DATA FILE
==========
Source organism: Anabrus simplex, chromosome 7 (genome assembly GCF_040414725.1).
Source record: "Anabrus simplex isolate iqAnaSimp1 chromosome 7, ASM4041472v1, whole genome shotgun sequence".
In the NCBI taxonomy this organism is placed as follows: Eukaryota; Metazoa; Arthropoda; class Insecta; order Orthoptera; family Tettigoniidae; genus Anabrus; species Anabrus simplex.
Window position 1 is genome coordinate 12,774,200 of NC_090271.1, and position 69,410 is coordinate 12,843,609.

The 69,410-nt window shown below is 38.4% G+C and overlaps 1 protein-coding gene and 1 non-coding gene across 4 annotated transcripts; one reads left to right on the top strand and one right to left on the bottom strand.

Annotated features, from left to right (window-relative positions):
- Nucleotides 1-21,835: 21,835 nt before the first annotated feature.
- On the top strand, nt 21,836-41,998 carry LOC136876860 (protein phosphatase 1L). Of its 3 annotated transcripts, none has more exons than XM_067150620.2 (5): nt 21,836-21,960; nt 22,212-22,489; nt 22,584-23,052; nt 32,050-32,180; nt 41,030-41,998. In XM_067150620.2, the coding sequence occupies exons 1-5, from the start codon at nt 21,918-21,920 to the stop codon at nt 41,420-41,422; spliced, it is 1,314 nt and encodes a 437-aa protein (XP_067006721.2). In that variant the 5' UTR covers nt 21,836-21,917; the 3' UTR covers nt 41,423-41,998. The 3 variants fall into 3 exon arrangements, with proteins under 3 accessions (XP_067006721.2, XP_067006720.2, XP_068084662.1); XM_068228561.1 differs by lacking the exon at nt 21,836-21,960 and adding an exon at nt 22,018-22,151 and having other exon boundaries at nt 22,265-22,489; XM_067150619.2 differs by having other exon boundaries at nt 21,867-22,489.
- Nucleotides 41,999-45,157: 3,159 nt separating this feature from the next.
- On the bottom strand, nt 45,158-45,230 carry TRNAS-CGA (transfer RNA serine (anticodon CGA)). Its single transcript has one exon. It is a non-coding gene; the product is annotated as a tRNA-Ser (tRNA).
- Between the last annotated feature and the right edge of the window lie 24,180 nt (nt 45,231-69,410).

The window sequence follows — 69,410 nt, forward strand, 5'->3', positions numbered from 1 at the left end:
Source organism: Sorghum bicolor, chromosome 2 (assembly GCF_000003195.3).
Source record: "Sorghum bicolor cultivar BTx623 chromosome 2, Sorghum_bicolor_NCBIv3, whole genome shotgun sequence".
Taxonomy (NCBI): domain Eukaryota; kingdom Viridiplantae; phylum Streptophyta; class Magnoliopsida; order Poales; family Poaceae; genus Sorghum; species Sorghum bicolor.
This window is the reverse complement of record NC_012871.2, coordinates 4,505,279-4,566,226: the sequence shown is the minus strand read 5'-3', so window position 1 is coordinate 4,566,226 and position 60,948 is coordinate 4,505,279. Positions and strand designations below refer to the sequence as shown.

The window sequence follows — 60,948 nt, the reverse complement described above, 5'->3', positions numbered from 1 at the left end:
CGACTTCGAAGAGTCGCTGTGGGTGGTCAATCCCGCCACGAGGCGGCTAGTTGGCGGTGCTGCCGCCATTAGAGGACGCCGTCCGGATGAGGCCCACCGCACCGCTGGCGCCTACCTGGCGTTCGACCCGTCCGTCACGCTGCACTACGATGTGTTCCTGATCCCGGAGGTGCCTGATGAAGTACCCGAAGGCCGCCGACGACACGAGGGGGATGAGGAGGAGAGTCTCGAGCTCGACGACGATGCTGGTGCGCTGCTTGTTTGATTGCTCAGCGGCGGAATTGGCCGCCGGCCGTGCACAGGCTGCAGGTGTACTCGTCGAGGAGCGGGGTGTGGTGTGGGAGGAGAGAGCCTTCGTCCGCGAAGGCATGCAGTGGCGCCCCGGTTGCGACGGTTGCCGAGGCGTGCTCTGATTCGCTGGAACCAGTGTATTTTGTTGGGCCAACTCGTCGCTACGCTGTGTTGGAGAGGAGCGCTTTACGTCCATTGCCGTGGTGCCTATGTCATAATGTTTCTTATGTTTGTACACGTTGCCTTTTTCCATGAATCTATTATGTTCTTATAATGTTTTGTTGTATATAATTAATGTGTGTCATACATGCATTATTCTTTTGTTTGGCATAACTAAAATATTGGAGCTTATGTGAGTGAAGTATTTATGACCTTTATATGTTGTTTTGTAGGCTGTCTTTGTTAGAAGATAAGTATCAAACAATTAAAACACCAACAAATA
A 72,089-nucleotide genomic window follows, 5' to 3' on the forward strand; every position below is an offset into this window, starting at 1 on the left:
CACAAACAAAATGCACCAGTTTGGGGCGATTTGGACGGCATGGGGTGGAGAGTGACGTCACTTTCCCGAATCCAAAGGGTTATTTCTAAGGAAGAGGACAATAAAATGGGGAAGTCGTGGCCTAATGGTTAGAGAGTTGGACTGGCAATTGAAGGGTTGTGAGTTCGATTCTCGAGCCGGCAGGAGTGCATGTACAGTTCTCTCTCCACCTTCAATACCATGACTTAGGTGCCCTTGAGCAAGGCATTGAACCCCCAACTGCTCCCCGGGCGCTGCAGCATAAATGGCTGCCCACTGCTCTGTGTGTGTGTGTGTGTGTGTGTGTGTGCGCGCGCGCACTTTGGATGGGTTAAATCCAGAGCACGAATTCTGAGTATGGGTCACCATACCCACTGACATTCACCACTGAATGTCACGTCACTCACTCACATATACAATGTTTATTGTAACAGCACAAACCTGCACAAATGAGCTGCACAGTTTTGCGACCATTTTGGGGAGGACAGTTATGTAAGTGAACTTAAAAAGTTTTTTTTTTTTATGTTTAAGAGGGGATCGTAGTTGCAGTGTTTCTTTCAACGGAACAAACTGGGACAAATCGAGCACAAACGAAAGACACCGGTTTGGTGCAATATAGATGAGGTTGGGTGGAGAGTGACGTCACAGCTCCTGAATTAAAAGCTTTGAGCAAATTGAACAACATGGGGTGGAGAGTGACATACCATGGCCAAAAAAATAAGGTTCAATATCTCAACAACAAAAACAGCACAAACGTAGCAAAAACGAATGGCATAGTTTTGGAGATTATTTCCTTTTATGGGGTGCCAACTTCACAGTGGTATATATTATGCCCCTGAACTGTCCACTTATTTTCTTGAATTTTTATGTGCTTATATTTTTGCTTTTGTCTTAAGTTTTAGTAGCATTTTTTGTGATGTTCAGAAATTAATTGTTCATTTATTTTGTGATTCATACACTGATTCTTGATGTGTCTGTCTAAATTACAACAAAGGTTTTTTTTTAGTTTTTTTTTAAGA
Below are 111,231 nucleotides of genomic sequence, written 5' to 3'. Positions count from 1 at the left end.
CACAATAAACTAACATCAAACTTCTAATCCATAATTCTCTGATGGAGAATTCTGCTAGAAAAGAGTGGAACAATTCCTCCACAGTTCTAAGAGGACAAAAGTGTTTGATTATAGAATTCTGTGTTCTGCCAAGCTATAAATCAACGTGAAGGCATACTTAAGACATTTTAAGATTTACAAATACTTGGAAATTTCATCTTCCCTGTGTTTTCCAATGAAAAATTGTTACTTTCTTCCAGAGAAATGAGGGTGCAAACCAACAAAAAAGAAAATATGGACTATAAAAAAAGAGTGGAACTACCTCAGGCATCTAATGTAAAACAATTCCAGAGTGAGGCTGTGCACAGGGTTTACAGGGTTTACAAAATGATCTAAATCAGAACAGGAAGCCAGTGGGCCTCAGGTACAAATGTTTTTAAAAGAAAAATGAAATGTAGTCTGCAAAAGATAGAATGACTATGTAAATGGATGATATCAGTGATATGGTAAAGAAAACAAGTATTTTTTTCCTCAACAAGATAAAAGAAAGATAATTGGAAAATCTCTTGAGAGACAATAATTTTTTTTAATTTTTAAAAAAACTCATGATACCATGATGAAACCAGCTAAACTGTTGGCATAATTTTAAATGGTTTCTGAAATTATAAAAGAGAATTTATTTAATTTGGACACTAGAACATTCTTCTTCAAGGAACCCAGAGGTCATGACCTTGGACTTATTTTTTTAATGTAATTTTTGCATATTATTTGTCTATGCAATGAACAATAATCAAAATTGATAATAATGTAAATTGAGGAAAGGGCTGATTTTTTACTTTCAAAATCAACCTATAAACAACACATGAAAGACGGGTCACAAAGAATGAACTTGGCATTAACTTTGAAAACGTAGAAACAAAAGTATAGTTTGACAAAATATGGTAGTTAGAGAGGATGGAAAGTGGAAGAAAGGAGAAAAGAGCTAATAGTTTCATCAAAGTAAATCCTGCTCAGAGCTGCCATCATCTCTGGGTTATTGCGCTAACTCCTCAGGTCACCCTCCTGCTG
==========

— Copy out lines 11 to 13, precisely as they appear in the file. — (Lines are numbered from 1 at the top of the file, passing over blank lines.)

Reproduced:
- Between the last annotated feature and the right edge of the window lie 24,180 nt (nt 45,231-69,410).

The window sequence follows — 69,410 nt, forward strand, 5'->3', positions numbered from 1 at the left end:
Source organism: Sorghum bicolor, chromosome 2 (assembly GCF_000003195.3).